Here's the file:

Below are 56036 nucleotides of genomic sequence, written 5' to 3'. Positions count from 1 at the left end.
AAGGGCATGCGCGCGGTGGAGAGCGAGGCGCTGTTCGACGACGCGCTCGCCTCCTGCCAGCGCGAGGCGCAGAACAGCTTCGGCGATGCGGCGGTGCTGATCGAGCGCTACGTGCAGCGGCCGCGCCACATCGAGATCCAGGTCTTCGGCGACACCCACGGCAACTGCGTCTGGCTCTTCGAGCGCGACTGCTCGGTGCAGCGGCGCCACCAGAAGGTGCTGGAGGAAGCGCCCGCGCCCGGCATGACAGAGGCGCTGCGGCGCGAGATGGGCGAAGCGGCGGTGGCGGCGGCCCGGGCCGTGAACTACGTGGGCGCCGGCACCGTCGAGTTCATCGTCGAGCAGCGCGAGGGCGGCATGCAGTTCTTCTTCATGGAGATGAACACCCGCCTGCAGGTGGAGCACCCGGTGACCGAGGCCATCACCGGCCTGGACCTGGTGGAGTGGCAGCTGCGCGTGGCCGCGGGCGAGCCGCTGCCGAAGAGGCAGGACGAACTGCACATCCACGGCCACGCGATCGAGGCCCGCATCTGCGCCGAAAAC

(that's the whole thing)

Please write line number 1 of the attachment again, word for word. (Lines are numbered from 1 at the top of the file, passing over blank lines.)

Below are 56036 nucleotides of genomic sequence, written 5' to 3'. Positions count from 1 at the left end.